This far exceeds any criticism President Obama received in the wake of mass shootings. Trump critics might claim that there were far fewer shootings during Obama’s administration, blaming the rise in attacks on Trump. In fact, Obama’s presidency marked a sharp rise in mass shootings which seemed to pass unnoticed by the mainstream media.
The rise was noticed by Snopes, a fact-checking website that has been accused of having a strong left-wing bias. Snopes addressed the claim that “Vastly more mass shootings have taken place during President Obama’s administration than that of any other recent President.” Citing an article in Truth Stream Media which claimed that there were “more mass shootings under President Obama than the four previous Presidents combined, as well as a much greater incidence of mass shootings involving eight or more victims”, Snopes investigated and labeled the claim as ‘False’.
Truth Stream Media claimed the following statistics:
Mass Shootings under the Last Five Presidents
Ronald Reagan: 1981-1989 (8 years) 11 mass shootings
Incidents with 8 or more deaths = 5
George H. W. Bush: 1989-1993 (4 years) 12 mass murders
Incidents with 8 or more deaths = 3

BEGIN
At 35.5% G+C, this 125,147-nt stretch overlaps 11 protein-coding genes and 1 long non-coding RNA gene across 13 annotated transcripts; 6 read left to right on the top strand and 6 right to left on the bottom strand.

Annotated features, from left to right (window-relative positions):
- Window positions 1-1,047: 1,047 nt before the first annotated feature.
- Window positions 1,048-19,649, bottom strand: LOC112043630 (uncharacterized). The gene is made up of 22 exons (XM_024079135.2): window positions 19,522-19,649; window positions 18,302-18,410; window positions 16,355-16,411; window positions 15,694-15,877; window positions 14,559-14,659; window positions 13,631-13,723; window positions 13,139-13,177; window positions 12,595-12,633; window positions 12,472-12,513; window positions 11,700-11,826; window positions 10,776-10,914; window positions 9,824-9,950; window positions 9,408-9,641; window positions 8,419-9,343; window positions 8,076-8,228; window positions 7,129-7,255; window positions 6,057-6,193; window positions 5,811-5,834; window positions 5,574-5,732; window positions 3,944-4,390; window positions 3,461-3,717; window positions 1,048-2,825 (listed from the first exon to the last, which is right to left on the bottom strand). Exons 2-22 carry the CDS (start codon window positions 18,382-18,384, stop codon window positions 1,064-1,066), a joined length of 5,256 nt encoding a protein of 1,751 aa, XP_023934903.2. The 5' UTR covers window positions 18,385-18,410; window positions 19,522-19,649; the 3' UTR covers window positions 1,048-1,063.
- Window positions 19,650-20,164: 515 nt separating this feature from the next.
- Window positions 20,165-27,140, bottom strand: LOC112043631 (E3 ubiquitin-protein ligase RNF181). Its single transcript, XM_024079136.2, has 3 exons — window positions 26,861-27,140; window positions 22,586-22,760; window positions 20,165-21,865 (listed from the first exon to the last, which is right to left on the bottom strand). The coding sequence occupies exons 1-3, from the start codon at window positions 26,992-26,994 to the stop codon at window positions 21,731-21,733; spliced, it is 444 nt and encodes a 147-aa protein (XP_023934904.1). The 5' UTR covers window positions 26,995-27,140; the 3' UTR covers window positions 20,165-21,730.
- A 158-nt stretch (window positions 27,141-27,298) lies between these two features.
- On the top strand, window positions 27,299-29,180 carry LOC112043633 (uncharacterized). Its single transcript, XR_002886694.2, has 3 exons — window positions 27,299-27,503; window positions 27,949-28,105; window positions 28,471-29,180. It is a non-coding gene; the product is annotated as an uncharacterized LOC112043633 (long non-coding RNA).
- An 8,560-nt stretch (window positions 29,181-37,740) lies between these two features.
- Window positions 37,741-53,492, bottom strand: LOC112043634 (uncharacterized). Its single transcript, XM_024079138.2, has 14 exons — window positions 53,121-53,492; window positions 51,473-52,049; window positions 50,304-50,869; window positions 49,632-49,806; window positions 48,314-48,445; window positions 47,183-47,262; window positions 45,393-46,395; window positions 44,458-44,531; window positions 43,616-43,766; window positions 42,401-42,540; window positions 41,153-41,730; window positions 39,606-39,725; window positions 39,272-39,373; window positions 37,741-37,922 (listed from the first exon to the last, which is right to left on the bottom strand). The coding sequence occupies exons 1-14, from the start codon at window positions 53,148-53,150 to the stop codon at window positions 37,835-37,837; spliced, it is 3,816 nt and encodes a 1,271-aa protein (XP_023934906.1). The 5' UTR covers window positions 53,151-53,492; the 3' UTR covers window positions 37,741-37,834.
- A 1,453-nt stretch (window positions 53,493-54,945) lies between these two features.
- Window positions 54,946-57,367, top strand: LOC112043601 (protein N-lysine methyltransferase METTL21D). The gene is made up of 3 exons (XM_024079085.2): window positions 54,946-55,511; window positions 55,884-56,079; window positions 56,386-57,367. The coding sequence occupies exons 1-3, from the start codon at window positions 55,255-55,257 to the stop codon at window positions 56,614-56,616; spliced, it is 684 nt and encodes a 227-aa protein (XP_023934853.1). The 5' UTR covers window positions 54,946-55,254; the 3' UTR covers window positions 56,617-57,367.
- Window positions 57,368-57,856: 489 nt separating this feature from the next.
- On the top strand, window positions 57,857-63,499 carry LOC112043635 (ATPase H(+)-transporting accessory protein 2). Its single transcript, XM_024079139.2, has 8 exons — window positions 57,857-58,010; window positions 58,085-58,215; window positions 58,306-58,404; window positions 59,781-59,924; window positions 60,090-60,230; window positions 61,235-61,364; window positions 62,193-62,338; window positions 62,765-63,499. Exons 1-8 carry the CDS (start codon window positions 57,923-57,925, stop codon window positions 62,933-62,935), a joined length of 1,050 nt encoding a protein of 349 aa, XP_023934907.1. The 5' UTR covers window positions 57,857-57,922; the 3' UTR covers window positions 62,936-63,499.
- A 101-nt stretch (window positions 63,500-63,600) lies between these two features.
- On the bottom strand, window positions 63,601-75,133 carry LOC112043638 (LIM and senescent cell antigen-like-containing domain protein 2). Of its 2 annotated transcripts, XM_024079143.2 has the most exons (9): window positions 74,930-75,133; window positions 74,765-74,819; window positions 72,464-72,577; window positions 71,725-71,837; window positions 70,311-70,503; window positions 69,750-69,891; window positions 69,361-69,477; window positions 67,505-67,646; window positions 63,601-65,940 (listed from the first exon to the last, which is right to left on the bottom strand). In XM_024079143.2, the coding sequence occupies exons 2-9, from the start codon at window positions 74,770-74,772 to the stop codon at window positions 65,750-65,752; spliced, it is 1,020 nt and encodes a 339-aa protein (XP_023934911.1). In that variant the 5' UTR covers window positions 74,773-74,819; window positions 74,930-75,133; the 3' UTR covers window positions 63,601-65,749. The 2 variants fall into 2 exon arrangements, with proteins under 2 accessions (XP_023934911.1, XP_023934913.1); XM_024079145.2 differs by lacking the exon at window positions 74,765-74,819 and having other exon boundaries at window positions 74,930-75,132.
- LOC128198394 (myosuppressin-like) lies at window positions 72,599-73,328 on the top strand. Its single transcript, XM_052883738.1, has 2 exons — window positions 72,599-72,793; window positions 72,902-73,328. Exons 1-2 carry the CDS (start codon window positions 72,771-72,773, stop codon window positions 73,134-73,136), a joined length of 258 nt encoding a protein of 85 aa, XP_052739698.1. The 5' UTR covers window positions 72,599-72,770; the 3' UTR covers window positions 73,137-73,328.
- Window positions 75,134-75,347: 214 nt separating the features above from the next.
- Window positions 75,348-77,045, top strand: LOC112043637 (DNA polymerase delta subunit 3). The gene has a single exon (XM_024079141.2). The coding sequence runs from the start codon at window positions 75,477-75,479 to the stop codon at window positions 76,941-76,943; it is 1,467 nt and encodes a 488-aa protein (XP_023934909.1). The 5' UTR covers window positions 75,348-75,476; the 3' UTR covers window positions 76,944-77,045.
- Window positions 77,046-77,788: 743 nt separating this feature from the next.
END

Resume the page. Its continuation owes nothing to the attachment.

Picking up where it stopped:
Bill Clinton: 1993-2001 (8 years) 23 mass murders
Incidents with 8 or more deaths = 4
George W. Bush: 2001-2009 (8 years) 20 mass murders
Incidents with 8 or more deaths = 5
Barrack H. Obama: 2009-2015 (in 7th year) 162 mass murders
Incidents with 8 or more deaths = 18
According to this report, Obama’s administration saw a huge spike in the number of mass shootings and the resulting deaths.
But Snopes disputed the reporting and changed the parameters defining mass shootings. Using their revised definition of mass shootings, Snopes determined that 31, not 162, mass shootings took place in the United States during the seven-year span from the start of President Obama’s first term through the end of 2015. Though this still has significantly more mass shootings taking place on Obama’s watch than any president who came before, it was not “vastly more”, which was the claim that Snopes ‘debunked.’